Now that the markets and economy has stabilized and estate sizes may have changed, as well as the...
Myth Busters: Five Myths of Investing
I’m introducing a new series today called Wealth Management Myths. The first of the series will be regarding investments.
Here are 5 myths regarding the investment world:
- There is a risk-free investment paying more than the risk-free rate. You know, the 8% guaranteed, risk-free investment when the 3-month treasury rate is at 2%. Risk equals reward. If that rule was understood by all just think how many scams would be stopped before they even got started. It is a simple rule; you start with the 3-month U.S. Treasury Bill which is used as the risk-free rate for U.S. based investors. If it pays more than that, it includes risk. The risk could be credit default, liquidity, inflation risk or a host of other types of risk. Risk equals reward. Also see Rate Your Risk.
- Diversification automatically means lower returns. It depends on how you define return. Is one looking at gross returns or risk adjusted returns? Recall Myth #1. If you are chasing returns, historically small cap stocks have provided the highest returns among major asset classes of stocks (*). Why don’t people just put all their money in small caps stocks? Because small caps also have the most volatility (*). A properly diversified portfolio seeks to provide the best risk adjusted returns long-term. Risk adjusted return matters.
- Absolute statements regarding any particular investment or investment strategy. The only absolute in investing is that there are no absolutes. The media is known for making bold claims that certain investments are horrible or great. Or a certain strategy doesn’t work anymore until it works again. Every investment has its place. Every investment is not a fit for every person. There are no absolutes.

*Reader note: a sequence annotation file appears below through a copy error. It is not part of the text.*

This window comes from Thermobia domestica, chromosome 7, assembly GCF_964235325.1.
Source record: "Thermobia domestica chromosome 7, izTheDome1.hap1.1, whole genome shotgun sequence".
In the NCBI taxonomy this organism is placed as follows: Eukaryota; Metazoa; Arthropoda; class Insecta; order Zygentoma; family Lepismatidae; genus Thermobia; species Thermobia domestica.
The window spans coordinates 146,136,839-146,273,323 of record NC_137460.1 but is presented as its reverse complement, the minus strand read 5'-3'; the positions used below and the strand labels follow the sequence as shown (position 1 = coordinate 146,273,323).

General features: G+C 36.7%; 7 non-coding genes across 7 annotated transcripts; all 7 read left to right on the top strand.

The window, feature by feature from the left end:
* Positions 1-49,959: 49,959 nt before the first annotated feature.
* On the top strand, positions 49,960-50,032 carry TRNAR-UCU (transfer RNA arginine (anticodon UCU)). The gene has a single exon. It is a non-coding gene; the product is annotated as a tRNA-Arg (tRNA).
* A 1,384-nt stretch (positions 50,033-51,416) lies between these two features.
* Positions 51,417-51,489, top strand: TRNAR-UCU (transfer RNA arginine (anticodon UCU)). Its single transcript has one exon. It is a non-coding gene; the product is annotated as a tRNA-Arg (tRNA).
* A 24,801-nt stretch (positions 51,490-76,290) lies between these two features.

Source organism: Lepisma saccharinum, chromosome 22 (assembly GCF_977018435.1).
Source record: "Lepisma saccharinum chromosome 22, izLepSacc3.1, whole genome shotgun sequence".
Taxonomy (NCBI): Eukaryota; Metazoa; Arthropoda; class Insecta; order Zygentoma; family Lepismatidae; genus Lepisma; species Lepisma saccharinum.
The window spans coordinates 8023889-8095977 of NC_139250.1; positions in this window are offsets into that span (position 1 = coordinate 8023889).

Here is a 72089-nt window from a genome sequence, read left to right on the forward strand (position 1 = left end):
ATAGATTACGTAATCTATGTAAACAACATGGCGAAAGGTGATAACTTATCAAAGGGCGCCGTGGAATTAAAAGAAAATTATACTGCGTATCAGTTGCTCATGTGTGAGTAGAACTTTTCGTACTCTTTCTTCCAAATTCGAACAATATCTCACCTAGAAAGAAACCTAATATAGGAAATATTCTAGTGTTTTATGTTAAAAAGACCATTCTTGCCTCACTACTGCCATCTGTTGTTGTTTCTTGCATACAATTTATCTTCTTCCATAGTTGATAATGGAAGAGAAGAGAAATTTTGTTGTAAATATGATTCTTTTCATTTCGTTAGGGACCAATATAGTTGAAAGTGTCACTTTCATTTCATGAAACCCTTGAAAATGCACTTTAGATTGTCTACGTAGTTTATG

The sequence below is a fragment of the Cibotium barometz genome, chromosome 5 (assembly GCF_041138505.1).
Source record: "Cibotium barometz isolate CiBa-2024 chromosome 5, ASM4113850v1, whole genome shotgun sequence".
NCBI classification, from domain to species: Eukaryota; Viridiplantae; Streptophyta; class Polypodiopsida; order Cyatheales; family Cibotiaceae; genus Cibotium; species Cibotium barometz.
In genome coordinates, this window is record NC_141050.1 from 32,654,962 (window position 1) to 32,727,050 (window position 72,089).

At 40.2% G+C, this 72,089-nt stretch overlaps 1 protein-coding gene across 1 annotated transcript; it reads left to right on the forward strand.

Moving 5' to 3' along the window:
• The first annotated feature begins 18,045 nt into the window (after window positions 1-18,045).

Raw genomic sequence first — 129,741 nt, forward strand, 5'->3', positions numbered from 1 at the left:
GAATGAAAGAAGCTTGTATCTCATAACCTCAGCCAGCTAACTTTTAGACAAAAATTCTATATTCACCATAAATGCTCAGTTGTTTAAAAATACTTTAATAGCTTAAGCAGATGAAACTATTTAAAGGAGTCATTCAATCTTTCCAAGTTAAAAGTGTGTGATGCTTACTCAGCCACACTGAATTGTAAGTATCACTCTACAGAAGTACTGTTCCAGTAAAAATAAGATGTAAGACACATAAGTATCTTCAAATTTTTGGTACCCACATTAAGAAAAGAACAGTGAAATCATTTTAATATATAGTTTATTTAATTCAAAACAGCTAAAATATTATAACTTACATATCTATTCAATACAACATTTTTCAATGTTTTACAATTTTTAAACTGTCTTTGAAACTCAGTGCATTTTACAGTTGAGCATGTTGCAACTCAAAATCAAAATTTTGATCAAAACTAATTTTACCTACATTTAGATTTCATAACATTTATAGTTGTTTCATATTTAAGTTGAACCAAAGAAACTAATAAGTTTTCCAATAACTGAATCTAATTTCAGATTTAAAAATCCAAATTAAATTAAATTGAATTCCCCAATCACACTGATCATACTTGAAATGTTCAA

- “This time is different.” In my opinion, the four worst words in investing. Recall the stock market bubble in 1999 when some stated it was the “new economy?” Or how about in the real estate bubble of 2006 when I heard “this time is different (in regards to valuations) because real estate is now an asset class.” The markets historically revert back to the mean over time. This time is not different.
- Passive investing is best. Please see rule # 3. Some years passive investing does better and some years active investing does better. From 1985 to 2017 there was no clear winner between active and passive styles. From 2000 to 2009, active investing outperformed 9 out of 10 years. From 2009 to 2018, passive outperformed active 8 out of 10 years (**). Having both passive and active styles captures both.
I would love to talk to you about any of these, if you have any questions please feel free to call or email me so we can discuss.
*source: Morningstar “Fundamentals for Investors.”
** source: Hartford Funds “The cyclical nature of passive and active investment.”
The opinions voice in this material are for general information only and are not intended to provide specific advice or recommendations for any individual. To determine which investment(s) may be appropriate for you, consult me prior to investing. Any performance referenced is historical and is no guarantee of future results. All investing involves risk including loss of principal. No strategy assures success or protects against loss. There is no guarantee that a diversified portfolio will enhance overall returns or outperform a non-diversified portfolio. Diversification does not protect against market risk. U.S. Treasuries such as Government bonds and Treasury bills are guaranteed by the US government as to the timely payment of principal and interest and, if held to maturity, offer a fixed rate of return and fixed principal value. The risk-free rate represents the interest an investor would expect from an absolutely risk-free investment over a specified period of time.